2003:2096 - WICKLOW: Kingdom Hall, Church Street, Wicklow

NMI Burial Excavation Records

County: Wicklow Site name: WICKLOW: Kingdom Hall, Church Street

Sites and Monuments Record No.: WI025-012---- Licence number: 03E1565

Author: Eoin Halpin, Archaeological Development Services

Site type: Historic town

Period/Dating: Multi-period

ITM: E 731222m, N 694034m

Latitude, Longitude (decimal degrees): 52.980977, -6.045863

Testing took place in October 2003 at the site of Kingdom Hall, Church Street, Wicklow, at the location of a proposed complex that will include a new Kingdom Prayer Hall, two apartments, two shop units and office space. The site was within the zone of archaeological potential for Wicklow town.

Four trenches were excavated across the site, all of which exposed archaeological deposits. Trench 1 measured 10m in length, ran parallel to Church Street and was located 1m from the edge of the existing pathway. The overburden, which consisted of clay and building rubble, was 0.75m in depth. Below this was a layer of light yellowish-brown silty clay with frequent flecks and lumps of charcoal throughout. At the western end of this trench, the depth of this material was found to be c. 0.35m, directly overlying the natural subsoil, which consisted of a mid-yellowish-brown gravelly clay. Two linear features were recorded in this trench, cut through the clay deposit. These appeared to be foundation trenches associated with the building which had previously occupied the site.

Trench 2 ran north for 12m, from the southern end of Trench 1. Here the overburden also measured 0.75m in depth but contained less rubble and more clay than Trench 1. Two features were recorded. One, at the eastern end, was a modern foundation trench and the other appeared to be a large pit, c. 9m in diameter, the upper fill of which contained red brick. Both of these features were cut through the clay material described above. At the western end of the trench, this material was found to have decreased in depth to c. 0.05m. No material other than charcoal was recovered while the depth of this material was being tested.

Leading to the north from the end of Trench 2, Trench 3 measured 10m in length and was excavated through 0.75m of clay and rubble overburden. Again this trench displayed the clay material exposed in the previous trenches, but at least one, if not two, features were cut into this material. The first was a pit measuring 1.2m by 0.4m. It was 0.2m in depth, filled by a dark-grey, gritty, silty clay with frequent stones; from within this fill, two pieces of medieval pottery (a fragment of Saintonge and a fragment of possible locally produced ware) and a fragment of prehistoric pottery were recovered. The two fragments were quite fresh and probably provide a date for the digging of the pit, while the fragment of prehistoric pottery was quite worn and was probably deposited in the pit accidentally. At the northern end of the trench was a spread of material, similar to that which filled the pit described above, which extended beyond the limits of the trench. The exposed portion of this possible feature measured 2m in width and length.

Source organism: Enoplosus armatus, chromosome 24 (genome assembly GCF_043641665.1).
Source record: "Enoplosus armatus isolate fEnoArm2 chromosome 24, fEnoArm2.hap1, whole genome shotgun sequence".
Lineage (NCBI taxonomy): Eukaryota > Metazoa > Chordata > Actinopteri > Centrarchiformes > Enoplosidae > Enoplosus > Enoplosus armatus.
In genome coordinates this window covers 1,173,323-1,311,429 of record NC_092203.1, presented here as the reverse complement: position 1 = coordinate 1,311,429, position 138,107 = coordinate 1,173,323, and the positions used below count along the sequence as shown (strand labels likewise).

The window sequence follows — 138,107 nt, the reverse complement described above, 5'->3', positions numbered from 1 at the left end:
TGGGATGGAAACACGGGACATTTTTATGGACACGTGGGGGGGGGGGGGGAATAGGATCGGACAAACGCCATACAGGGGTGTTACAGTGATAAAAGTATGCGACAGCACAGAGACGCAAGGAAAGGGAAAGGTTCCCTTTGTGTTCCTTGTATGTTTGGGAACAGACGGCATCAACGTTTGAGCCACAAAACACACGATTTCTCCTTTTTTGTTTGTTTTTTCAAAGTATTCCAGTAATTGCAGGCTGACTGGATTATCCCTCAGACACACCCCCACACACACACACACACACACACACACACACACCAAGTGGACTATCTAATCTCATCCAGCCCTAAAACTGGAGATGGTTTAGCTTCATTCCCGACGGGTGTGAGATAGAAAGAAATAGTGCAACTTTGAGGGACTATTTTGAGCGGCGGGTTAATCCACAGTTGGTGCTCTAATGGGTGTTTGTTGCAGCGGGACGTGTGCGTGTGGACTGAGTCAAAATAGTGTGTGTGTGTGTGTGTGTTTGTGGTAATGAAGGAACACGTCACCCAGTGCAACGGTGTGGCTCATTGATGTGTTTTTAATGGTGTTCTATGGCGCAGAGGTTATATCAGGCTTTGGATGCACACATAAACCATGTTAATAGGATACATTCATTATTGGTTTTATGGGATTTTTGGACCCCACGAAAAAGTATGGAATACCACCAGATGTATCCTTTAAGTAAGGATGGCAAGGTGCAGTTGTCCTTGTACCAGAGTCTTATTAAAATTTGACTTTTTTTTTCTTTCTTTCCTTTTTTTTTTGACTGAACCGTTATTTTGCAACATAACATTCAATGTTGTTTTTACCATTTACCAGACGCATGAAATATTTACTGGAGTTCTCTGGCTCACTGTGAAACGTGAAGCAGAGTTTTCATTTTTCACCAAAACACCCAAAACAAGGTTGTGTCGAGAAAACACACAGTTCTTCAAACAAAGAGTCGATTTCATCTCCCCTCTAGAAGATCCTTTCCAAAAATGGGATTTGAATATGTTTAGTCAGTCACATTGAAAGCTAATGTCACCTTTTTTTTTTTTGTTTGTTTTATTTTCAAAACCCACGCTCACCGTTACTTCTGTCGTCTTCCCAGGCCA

Running between the ends of Trenches 1 and 3 was Trench 4. This measured 12m in length and the overburden here remained the same as in the previous trenches in depth and composition. Again the clay material was exposed and cutting through it were three features. Two were foundation trenches associated with the recently demolished building. The third feature, which was truncated by one of the foundation trenches, may be associated with the medieval pit described above. This feature measured 0.4m in length (east-west) by 0.3m and was 0.07m in depth. The fill consisted of mixed layers of burnt clay with frequent charcoal flecking.

Testing carried out here identified a number of archaeological features. A layer of archaeological material was exposed in each of the four trenches. It is likely that this material covers the majority of the site. It was up to 0.35m in depth at the eastern end of the site but appeared to be petering out towards the western end. No artefacts were recovered from this layer, but it is likely that this material dates from the 14th century or earlier. The pit uncovered in Trench 3 produced a fragment of 14th-century pottery. As this feature is cut into the clay deposit, the clay must pre-date it. Taking the fragment of prehistoric pottery recovered from the pit into account, it is possible that this clay material may be considerably older than the medieval pit. Along with the pit which produced the pottery, there were another two pit features which may also date to the same period exposed within the limits of the trenches. This makes it highly likely that more features will be exposed with the further removal of the overburden.

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